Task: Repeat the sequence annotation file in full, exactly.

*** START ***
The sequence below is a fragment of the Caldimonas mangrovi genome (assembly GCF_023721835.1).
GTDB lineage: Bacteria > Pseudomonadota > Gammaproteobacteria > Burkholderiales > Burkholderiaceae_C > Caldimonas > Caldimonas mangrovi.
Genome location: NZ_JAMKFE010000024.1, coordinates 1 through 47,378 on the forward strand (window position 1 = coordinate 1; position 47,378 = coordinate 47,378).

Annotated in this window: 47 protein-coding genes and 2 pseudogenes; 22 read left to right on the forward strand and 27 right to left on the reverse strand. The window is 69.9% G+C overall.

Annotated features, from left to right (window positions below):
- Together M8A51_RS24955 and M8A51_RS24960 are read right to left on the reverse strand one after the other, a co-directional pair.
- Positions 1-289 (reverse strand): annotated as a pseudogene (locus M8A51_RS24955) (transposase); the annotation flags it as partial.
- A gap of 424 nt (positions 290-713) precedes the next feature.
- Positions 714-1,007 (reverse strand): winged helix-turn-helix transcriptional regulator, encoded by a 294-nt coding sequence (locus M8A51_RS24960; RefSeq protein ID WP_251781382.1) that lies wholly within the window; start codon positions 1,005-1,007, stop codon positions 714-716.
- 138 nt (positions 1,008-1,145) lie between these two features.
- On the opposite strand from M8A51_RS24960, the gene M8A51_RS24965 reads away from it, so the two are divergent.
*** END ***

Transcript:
The sequence below is a fragment of the Caldimonas mangrovi genome (assembly GCF_023721835.1).
GTDB lineage: Bacteria > Pseudomonadota > Gammaproteobacteria > Burkholderiales > Burkholderiaceae_C > Caldimonas > Caldimonas mangrovi.
Genome location: NZ_JAMKFE010000024.1, coordinates 1 through 47,378 on the forward strand (window position 1 = coordinate 1; position 47,378 = coordinate 47,378).

Annotated in this window: 47 protein-coding genes and 2 pseudogenes; 22 read left to right on the forward strand and 27 right to left on the reverse strand. The window is 69.9% G+C overall.

Annotated features, from left to right (window positions below):
- Together M8A51_RS24955 and M8A51_RS24960 are read right to left on the reverse strand one after the other, a co-directional pair.
- Positions 1-289 (reverse strand): annotated as a pseudogene (locus M8A51_RS24955) (transposase); the annotation flags it as partial.
- A gap of 424 nt (positions 290-713) precedes the next feature.
- Positions 714-1,007 (reverse strand): winged helix-turn-helix transcriptional regulator, encoded by a 294-nt coding sequence (locus M8A51_RS24960; RefSeq protein ID WP_251781382.1) that lies wholly within the window; start codon positions 1,005-1,007, stop codon positions 714-716.
- 138 nt (positions 1,008-1,145) lie between these two features.
- On the opposite strand from M8A51_RS24960, the gene M8A51_RS24965 reads away from it, so the two are divergent.